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    Fluvial depositional systems of the African Humid Period: an analog for an early, wet Mars in the Eastern Sahara

    Zaki, A.S. and Davis, Joel and Edgett, K.S. and Giegengack, R. and Roige, M. and Conway, S. and Schuster, M. and Gupta, S. and Salese, F. and Sangwan, K.S. and Fairén, A.G. and Hughes, C.M. and Pain, C.F. and Castelltort, S. (2022) Fluvial depositional systems of the African Humid Period: an analog for an early, wet Mars in the Eastern Sahara. Journal of Geophysical Research: Planets 127 (5), ISSN 2169-9097.

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    Abstract

    A widely hypothesized but complex transition from widespread fluvial activity to predominantly aeolian processes is inferred on Mars based on remote sensing data observations of ancient landforms. However, the lack of analysis of in situ martian fluvial deposits hinders our understanding of the flow regime nature and sustainability of the martian fluvial activity and the hunt for ancient life. Studying analogs from arid zones on Earth is fundamental to quantitatively understanding geomorphic processes and climate drivers that might have dominated during early Mars. Here we investigate the formation and preservation of fluvial depositional systems in the eastern Sahara, where the largest arid region on Earth hosts important repositories of past climatic changes. The fluvial systems are composed of well-preserved single-thread sinuous to branching ridges and fan-shaped deposits interpreted as deltas. The systems' configuration and sedimentary content suggest that ephemeral rivers carved these landforms by sequential intermittent episodes of erosion and deposition active for 10–100s years over ∼10,000 years during the late Quaternary. Subsequently, these landforms were sculpted by a marginal role of rainfall and aeolian processes with minimum erosion rates of 1.1 ± 0.2 mm/yr, supplying ∼96 ± 24 × 1010 m3 of disaggregated sediment to adjacent aeolian dunes. Our results imply that similar martian fluvial systems preserving single-thread, short distance source-to-sink courses may have formed due to transient drainage networks active over short durations. Altogether, this study adds to the growing recognition of the complexity of interpreting climate history from orbital images of landforms.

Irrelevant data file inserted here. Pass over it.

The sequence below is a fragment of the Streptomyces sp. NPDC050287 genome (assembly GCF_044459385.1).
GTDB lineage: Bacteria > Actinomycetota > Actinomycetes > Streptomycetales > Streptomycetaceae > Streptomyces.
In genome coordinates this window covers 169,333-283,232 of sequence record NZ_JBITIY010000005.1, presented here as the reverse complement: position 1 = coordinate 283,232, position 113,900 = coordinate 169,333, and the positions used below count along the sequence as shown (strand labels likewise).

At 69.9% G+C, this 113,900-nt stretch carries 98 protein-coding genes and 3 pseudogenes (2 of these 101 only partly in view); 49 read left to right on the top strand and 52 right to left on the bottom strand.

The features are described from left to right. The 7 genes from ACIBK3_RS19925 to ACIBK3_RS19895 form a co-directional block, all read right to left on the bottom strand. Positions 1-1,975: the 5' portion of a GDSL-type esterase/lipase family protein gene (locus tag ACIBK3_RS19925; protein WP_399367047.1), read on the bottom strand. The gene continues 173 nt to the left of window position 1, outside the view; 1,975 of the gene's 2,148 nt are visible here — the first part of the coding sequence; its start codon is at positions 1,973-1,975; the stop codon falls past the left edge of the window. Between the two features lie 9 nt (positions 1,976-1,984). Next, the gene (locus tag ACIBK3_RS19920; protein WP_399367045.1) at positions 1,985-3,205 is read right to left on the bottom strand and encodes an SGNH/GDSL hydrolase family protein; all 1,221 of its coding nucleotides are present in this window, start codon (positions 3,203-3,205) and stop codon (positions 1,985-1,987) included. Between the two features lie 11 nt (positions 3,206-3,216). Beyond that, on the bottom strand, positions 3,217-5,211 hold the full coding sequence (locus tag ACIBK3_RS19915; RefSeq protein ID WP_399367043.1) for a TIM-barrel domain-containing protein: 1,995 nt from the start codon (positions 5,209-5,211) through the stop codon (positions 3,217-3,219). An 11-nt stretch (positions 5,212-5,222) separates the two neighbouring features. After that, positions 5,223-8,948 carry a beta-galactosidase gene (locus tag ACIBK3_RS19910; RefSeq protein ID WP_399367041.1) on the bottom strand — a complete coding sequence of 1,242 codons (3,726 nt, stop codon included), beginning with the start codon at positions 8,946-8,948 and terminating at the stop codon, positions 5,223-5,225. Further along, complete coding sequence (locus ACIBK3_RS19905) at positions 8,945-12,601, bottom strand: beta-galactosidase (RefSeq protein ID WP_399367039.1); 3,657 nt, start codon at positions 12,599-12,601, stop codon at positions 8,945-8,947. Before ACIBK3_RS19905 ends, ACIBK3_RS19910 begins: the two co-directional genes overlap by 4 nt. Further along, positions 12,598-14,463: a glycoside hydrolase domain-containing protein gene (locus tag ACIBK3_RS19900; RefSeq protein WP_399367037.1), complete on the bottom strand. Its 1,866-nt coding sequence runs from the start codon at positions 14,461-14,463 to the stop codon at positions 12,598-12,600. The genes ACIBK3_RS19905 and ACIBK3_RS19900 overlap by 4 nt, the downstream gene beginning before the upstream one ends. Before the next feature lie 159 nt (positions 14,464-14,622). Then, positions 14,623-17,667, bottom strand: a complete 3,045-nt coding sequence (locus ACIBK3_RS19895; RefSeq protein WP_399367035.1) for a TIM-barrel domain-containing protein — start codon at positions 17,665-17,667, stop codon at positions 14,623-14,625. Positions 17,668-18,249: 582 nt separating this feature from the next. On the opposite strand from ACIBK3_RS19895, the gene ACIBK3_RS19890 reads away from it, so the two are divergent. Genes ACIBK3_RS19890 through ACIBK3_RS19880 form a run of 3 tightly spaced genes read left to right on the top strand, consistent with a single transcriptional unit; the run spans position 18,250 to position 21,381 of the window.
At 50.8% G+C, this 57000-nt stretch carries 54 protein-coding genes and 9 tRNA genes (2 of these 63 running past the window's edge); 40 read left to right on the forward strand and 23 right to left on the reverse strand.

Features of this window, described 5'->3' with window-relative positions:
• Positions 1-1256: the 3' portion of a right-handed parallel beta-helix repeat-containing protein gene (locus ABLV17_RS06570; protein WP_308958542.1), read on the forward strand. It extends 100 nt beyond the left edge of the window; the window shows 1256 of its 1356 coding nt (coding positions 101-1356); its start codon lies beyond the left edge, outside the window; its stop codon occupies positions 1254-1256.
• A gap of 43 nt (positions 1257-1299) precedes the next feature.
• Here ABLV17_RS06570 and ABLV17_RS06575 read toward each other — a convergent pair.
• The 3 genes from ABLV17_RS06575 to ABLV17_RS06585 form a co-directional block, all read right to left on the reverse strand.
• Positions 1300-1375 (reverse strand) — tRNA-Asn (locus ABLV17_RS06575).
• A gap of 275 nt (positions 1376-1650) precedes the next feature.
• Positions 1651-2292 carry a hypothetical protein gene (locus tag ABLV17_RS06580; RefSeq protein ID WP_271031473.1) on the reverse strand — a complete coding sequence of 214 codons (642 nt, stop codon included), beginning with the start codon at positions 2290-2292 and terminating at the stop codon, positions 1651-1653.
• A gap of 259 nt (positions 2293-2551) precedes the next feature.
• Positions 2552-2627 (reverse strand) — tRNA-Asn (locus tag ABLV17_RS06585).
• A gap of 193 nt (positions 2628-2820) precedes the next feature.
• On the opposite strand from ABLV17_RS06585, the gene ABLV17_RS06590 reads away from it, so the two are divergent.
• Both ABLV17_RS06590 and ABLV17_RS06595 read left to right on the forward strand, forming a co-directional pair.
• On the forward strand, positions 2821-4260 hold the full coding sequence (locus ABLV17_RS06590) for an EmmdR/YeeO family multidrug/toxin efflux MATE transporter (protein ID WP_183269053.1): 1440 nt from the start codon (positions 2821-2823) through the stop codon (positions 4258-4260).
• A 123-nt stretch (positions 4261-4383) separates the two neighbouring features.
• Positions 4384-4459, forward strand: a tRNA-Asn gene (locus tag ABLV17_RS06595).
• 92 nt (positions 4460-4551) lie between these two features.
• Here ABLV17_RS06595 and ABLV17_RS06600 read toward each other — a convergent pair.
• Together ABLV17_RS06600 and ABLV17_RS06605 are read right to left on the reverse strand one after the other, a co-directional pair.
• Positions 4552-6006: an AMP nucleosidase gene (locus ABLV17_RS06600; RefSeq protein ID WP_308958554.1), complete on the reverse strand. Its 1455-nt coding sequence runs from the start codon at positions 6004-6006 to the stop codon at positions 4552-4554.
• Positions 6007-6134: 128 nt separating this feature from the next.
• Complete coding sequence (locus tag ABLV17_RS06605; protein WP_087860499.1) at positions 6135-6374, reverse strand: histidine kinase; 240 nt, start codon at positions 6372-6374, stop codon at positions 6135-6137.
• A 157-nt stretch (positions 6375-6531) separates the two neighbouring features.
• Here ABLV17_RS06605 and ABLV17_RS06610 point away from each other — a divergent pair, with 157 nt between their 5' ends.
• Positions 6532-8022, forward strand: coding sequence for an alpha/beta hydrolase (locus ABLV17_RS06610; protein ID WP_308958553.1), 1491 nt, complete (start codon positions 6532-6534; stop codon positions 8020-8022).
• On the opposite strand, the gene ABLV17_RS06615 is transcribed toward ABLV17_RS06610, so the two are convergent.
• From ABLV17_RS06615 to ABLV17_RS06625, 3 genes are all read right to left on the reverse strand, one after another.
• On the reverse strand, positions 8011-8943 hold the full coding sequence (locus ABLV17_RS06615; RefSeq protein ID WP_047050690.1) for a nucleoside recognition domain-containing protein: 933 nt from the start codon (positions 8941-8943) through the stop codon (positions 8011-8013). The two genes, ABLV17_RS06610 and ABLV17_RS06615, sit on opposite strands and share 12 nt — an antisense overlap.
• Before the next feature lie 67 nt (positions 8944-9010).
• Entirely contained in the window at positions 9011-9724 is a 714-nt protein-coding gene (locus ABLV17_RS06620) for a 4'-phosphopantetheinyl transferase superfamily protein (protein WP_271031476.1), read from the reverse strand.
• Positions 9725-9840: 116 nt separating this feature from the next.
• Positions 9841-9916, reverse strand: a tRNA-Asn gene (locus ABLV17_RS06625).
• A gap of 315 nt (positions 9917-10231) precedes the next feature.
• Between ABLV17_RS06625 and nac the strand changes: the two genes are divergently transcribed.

Metadata

    Item Type: Article
    School: Birkbeck Faculties and Schools > Faculty of Science > School of Natural Sciences
    Depositing User: Joel Davis
    Date Deposited: 09 Nov 2022 16:42
    Last Modified: 02 Aug 2023 18:19
    URI: https://eprints.bbk.ac.uk/id/eprint/49748

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